The prospect of delivery drones brings with it a few notable issues. Beyond visions of colliding rotor blades and unsolicited package drops lies another problem: the huge amount of computational power needed to take into account real world uncertainties, such as strong winds, limited battery life and navigational errors, in order to provide a reliable delivery service. This has been the focus of new study from MIT, with a team of researchers devising a new algorithm said to massively reduce the level of computation required, enabling the drone to monitor its "health" in real time.
There was no shortage of skepticism when Amazon announced its plans for Prime Air last year. Ambitious though it may be, research efforts from MIT and others indicate that the world's largest e-tailer is not exactly flying solo in its bid to establish drones as the basis for a viable courier service.
"With something like package delivery, which needs to be done persistently over hours, you need to take into account the health of the system," says Ali-akbar Agha-mohammadi, a postdoc in MIT’s Department of Aeronautics and Astronautics. "Interestingly, in our simulations, we found that, even in harsh environments, out of 100 drones, we only had a few failures."
Agha-mohammadi and his team developed a two-step approach as a way of simplifying the computational processes performed by the drone. The first focused on vehicle-level planning, which involves the drone mapping its path off-line ahead of time. The second part relates to the vehicle's health planning, such as monitoring the condition of propellers, cameras and fuel levels on-the-fly.
In comparison to another technique for planning an autonomous vehicle's course called Markov Decision Process (MDP), the new approach is designed to significantly reduce the enormous amount of navigational outcomes which can arise from various factors, such as strong winds and errors in measurement. The team was able to narrow the number of outcomes down to a few that were most likely by having the drone map out the environment offline prior to departure. This frees up computational energy that can be put toward real-time monitoring.
"Imagine a huge tree of possibilities, and a large chunk of leaves collapses to one leaf, and you end up with maybe 10 leaves instead of a million leaves," Agha-mohammadi says. "Then you can … let this run offline for say, half an hour, and map a large environment, and accurately predict the collision and failure probabilities on different routes."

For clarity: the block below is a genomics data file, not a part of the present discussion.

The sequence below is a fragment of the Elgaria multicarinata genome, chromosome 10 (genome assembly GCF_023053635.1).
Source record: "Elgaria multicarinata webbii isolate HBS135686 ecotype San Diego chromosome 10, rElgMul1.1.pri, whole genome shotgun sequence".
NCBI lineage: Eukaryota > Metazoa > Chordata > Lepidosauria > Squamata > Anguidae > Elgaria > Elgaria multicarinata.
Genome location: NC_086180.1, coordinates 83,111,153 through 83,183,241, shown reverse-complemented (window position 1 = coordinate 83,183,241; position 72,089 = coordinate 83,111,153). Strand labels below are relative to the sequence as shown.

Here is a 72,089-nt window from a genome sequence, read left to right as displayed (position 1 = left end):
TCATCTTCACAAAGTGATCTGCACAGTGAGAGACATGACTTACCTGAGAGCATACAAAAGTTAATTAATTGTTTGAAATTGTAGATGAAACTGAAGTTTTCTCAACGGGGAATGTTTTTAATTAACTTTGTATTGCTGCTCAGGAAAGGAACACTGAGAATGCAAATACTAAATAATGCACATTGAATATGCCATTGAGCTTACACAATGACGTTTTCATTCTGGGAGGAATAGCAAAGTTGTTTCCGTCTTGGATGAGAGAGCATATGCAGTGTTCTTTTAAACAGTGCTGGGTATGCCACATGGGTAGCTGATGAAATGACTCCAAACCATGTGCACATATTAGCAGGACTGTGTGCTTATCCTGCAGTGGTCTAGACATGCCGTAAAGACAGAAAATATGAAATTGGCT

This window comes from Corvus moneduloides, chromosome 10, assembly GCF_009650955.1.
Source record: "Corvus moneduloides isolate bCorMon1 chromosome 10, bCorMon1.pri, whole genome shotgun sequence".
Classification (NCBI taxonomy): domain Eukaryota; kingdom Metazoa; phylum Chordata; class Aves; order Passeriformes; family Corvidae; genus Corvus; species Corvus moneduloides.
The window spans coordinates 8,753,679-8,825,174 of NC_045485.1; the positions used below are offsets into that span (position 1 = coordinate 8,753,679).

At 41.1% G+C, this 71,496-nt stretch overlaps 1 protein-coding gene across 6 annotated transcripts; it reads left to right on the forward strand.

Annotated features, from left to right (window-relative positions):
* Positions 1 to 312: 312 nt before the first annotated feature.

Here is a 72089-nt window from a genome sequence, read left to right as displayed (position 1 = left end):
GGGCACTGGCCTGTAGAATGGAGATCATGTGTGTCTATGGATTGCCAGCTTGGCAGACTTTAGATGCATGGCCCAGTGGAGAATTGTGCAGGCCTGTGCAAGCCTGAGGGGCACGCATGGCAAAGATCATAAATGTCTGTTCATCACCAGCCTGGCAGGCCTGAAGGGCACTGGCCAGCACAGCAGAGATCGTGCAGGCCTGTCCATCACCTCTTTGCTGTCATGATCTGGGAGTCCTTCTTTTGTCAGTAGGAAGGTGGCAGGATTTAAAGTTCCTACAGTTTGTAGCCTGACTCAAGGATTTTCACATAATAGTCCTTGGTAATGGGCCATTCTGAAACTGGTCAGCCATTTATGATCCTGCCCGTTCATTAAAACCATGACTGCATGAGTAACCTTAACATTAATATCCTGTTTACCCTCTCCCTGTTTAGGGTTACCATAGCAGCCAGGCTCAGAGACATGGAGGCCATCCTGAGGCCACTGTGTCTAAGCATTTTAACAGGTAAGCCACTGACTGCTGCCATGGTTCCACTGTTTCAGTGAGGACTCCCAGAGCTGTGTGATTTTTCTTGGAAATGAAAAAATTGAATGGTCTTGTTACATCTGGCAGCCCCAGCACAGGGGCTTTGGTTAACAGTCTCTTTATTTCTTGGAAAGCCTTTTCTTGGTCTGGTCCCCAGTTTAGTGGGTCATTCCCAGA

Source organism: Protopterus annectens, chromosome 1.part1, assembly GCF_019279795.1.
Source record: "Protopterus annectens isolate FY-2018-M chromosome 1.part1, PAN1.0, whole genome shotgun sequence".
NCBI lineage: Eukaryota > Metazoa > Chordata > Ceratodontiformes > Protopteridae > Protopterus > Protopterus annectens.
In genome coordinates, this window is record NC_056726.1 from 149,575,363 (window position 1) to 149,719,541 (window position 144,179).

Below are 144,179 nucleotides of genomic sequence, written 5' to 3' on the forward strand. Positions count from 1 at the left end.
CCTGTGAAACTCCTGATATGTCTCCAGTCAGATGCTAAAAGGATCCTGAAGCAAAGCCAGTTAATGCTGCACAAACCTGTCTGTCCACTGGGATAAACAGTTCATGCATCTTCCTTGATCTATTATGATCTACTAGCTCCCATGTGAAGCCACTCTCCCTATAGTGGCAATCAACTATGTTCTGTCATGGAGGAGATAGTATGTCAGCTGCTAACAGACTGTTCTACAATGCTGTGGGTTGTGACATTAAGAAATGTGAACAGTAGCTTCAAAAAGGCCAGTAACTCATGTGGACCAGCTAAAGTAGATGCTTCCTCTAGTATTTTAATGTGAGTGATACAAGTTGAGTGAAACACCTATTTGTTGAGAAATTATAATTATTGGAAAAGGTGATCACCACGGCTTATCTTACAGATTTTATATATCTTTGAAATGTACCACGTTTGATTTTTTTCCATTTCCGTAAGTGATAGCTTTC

In testing the new algorithm, the team ran simulations where drones delivered several packages to various addresses. Needing to overcome differing wind conditions and limited fuel, the drones working with the two-part algorithm were better at preserving their health than the regular drones, autonomously re-routing to a refueling station, for example. While this led to a higher number diversions, over time, they delivered as many packages as non-health monitoring drones with far fewer breakdowns or failures.
This new found reliability could be integral to future drone delivery systems Agha-mohammadi claims, with an emphasis on preserving drone health potentially leading to a safer and more dependable service.
"We believe in the near future, in a lab setting, we can show what we’re gaining with this framework by delivering as many packages as we can while preserving health," he says. "Not only the drone, but the package might be important, and if you fail, it could be a big loss."
The team has now fitted electromagnets to drones, enabling them to pick up and drop off packages, with the intention of testing the route-planning approach in actual experiments. The team has also programmed the drones to land on custom-built recharge stations.
Agha-mohammadi will present the approach at the IEEE/RSJ International Conference on Intelligent Robots and Systems, being held in Chicago in September.
The team's research paper can be found here.
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